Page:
Build across multiple platforms

You can build and test your project on multiple platforms. One way to do it is with strategy and matrix. You can use variables to conveniently put data into various parts of a pipeline. For this example, we'll use a variable to pass in the name of the image we want to use.

  • In your azure-pipelines.yml file, replace this content:

      vmImage: "ubuntu-latest"

    with the following content:

          imageName: "ubuntu-latest"
          imageName: "macOS-latest"
          imageName: "windows-latest"
      maxParallel: 3
      vmImage: $(imageName)
  • Select Save and then confirm the changes to see your build run up to three jobs on three different platforms.

Each agent can run only one job at a time. To run multiple jobs in parallel you must configure multiple agents. You also need sufficient parallel jobs.

Build using multiple versions

To build a project using different versions of that language, you can use a matrix of versions and a variable. In this step, you can either build the Java project with two different versions of Java on a single platform or run different versions of Java on different platforms.


You cannot use strategy multiples times in a context.

  • If you want to build on a single platform and multiple versions, add the following matrix to your azure-pipelines.yml file before the Maven task and after the vmImage.

          jdkVersion: "1.10"
          jdkVersion: "1.11"
      maxParallel: 2
  • Then replace this line in your maven task:

    jdkVersionOption: "1.11"

    with this line:

    jdkVersionOption: $(jdkVersion)
  • Make sure to change the $(imageName) variable back to the platform of your choice.

  • If you want to build on multiple platforms and versions, replace the entire content in your azure-pipelines.yml file before the publishing task with the following snippet:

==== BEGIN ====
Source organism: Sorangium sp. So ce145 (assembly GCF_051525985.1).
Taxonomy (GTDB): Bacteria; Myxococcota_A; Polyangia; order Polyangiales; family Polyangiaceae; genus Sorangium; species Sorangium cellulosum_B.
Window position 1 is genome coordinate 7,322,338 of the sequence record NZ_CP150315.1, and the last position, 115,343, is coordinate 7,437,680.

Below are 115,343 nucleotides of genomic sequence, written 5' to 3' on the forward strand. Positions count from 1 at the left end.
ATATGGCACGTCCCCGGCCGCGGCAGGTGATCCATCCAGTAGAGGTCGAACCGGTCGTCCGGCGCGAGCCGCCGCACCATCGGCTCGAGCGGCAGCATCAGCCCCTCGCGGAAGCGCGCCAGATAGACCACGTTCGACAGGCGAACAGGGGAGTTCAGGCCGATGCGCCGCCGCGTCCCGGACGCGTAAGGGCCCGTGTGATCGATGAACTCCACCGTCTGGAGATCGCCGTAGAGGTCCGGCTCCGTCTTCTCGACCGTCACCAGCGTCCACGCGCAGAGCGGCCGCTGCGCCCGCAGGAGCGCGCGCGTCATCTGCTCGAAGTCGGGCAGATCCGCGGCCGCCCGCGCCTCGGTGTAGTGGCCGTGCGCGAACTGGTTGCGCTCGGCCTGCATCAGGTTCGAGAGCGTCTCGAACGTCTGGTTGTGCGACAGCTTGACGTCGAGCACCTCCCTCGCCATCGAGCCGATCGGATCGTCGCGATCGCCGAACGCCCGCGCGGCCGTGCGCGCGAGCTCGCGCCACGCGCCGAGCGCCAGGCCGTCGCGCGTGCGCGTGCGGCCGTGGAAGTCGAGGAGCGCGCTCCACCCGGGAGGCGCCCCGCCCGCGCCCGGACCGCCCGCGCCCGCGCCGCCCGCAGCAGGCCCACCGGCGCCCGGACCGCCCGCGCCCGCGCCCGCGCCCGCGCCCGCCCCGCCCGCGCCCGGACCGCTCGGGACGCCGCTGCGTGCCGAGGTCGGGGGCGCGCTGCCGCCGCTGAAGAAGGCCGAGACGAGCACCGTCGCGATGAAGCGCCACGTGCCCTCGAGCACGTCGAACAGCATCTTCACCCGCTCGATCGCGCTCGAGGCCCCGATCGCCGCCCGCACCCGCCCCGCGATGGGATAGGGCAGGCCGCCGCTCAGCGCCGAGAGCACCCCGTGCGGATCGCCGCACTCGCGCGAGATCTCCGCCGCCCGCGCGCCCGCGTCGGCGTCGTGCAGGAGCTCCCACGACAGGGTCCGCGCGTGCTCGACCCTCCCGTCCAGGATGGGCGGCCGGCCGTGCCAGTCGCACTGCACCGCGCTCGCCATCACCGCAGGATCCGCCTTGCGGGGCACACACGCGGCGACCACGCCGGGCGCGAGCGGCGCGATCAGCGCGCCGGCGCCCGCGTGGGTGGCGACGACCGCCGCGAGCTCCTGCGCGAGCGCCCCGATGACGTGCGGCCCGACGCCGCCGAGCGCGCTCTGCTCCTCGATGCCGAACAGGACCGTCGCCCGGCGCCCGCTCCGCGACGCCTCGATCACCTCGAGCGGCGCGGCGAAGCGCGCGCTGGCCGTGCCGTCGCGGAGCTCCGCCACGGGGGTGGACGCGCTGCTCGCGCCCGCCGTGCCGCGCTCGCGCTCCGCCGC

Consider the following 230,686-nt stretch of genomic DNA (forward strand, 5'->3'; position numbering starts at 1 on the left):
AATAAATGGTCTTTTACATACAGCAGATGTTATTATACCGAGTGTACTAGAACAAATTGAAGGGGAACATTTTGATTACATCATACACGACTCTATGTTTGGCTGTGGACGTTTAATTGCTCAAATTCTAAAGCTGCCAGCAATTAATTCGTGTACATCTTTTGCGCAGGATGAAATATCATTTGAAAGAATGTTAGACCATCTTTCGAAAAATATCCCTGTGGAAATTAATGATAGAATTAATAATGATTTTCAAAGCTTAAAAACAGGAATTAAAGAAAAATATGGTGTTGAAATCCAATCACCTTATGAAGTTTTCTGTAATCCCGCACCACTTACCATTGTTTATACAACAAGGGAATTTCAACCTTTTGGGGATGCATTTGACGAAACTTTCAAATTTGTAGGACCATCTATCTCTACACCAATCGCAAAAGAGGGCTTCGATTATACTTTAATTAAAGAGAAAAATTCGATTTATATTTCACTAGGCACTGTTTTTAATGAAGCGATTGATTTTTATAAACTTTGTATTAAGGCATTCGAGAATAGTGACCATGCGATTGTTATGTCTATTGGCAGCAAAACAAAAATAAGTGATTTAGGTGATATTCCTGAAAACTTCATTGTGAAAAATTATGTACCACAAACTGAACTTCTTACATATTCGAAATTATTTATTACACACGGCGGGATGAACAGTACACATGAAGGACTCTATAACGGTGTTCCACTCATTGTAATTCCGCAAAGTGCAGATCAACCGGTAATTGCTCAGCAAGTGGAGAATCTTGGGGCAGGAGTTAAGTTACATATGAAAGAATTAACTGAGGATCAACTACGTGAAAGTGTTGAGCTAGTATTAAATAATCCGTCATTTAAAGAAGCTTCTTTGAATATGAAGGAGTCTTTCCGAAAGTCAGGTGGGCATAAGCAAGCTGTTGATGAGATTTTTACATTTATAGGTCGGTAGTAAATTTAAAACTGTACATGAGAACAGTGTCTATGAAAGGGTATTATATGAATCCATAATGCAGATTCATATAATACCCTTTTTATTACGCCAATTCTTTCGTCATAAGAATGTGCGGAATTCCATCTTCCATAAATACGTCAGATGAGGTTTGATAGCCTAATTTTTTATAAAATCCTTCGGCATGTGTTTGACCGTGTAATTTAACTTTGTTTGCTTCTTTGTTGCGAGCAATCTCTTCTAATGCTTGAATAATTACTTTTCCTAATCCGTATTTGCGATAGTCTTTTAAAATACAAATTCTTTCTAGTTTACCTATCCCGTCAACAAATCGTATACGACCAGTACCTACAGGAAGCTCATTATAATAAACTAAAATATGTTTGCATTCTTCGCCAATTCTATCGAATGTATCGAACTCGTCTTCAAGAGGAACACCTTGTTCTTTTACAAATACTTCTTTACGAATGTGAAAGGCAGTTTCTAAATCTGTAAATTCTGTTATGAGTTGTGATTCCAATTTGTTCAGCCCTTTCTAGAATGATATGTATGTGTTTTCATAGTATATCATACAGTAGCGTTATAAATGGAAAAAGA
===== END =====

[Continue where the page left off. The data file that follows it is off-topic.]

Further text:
- main
          imageName: "ubuntu-latest"
          jdkVersion: "1.10"
          imageName: "windows-latest"
          jdkVersion: "1.11"
      maxParallel: 2
      vmImage: $(imageName)
    - task: Maven@4
        mavenPomFile: "pom.xml"
        mavenOptions: "-Xmx3072m"
        javaHomeOption: "JDKVersion"
        jdkVersionOption: $(jdkVersion)
        jdkArchitectureOption: "x64"
        publishJUnitResults: true
        testResultsFiles: "**/TEST-*.xml"
        goals: "package"
  • Select Save and then confirm the changes to see your build run two jobs on two different platforms and SDKs.

Customize CI triggers

Pipeline triggers cause a pipeline to run. You can use trigger: to cause a pipeline to run whenever you push an update to a branch. YAML pipelines are configured by default with a CI trigger on your default branch (which is usually main). You can set up triggers for specific branches or for pull request validation. For a pull request validation trigger, just replace the trigger: step with pr: as shown in the two examples below. By default, the pipeline runs for each pull request change.